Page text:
At this point, I just want them to send me the stupid rejection letter, so I can get on with my life.

But I submitted my financial aid applications! For the financial aid I don't know whether or not I need!


*wanders off to hug the Boots*
fuzzybluemonkeys: What big eyes you have, the kind of eyes that drive wolves mad (42)
March is when I'm supposed to find out whether or not I got into the UICB Certificate program.
Let the obsessive-compulsive checking of the mailbox begin!

In other March news, next Friday is gonna be stabbity needles in the neck day. Yay?
fuzzybluemonkeys: Your silliness is noted. (alpha)
Or at least my application is. Well, it's in the mail, so it's not technically there yet, but it's out of my hands.

Now to resist obsessive-compulsively checking the Delivery Confirmation tracking.


Oct. 5th, 2010 10:21 am
fuzzybluemonkeys: fuzzy blue monkey (Default)
I am so relieved right now.
The lack of response from Rochester Peeps was due to Leah thinking she had sent a reply email but actually saving it to draft. And I didn't have to try calling again, she figured it out and an email showed up in my inbox this morning. And I have my third recommendation, and I am just like, melted. Melted from relief.
fuzzybluemonkeys: Your silliness is noted. (alpha)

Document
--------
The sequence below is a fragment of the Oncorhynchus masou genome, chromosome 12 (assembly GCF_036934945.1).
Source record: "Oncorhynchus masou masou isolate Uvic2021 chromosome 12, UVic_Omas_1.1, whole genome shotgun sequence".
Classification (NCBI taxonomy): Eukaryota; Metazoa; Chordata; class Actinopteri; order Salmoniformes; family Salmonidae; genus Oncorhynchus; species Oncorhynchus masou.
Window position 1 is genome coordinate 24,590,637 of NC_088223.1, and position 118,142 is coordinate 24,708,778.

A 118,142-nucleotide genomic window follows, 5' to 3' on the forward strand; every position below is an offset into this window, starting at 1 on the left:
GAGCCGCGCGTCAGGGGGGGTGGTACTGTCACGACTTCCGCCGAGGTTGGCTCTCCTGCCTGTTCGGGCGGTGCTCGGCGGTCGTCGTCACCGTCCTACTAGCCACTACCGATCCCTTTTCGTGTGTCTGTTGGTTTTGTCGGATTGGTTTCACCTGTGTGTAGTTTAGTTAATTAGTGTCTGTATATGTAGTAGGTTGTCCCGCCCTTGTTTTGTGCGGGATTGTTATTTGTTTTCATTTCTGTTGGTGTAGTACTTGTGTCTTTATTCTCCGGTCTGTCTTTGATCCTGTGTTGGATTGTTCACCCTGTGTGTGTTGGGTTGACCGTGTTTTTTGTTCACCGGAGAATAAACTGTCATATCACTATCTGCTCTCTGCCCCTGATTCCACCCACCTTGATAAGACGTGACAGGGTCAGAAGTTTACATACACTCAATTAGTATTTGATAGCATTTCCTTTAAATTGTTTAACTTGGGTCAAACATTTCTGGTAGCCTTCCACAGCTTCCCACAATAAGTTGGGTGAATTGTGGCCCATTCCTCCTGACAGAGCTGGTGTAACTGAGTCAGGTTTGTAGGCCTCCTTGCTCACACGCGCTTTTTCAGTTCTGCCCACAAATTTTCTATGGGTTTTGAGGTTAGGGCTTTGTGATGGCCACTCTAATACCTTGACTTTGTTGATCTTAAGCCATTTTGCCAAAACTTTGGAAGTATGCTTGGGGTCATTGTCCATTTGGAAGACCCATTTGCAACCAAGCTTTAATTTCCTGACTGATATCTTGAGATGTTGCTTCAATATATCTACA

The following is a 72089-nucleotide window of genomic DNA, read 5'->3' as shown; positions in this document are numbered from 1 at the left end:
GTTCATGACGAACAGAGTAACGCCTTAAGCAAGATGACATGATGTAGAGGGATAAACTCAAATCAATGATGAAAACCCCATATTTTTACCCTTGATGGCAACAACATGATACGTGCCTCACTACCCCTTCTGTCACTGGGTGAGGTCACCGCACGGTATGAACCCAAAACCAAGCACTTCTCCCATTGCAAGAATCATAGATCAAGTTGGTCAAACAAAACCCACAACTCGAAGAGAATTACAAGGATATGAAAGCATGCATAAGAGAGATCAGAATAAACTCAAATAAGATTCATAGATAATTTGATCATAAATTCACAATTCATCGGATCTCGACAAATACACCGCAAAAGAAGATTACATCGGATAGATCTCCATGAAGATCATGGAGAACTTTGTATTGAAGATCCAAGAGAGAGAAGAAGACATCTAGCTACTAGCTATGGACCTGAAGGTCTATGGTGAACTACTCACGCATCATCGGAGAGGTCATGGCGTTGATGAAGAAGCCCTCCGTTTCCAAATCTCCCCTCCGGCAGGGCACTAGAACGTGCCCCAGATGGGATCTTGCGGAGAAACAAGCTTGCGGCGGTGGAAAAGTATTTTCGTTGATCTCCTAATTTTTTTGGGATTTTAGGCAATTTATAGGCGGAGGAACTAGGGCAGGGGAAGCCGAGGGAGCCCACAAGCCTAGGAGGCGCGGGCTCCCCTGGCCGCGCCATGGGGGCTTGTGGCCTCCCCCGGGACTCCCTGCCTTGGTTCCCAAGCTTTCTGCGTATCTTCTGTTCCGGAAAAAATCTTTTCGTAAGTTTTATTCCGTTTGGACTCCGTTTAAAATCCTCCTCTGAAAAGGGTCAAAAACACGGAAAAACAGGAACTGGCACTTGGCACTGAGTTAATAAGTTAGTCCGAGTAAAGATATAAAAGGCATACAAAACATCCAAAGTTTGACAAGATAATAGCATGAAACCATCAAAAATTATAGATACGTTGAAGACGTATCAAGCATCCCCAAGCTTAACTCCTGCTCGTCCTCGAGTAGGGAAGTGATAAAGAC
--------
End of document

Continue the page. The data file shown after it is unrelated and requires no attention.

I know I am.

What is it called when people make their own sewing patterns? Let's say, in a wildly hypothetical fashion, that I made my own patterns for my little stuffed animal creatures rather than using somebody else's, how do I say that on I dunno.. maybe the description for my image list? I mean, somebody has to create the patterns that you buy at the store, right? So, what is that job called? Pattern design?

Picspam/NavelGazing )
Don't get me wrong, I like all of them (or else I wouldn't have scanned them), but I'm trying to figure out what the Application Reviewers would like which is probably not the same thing and maybe I should skip the postcard in the portfolio.
fuzzybluemonkeys: Your silliness is noted. (alpha)
So my plan is to include one of the little stuffed animals I made back in college in my "substantive sample of craft or graphic work" (also known as a portfolio). The thing is, I can't decide which one: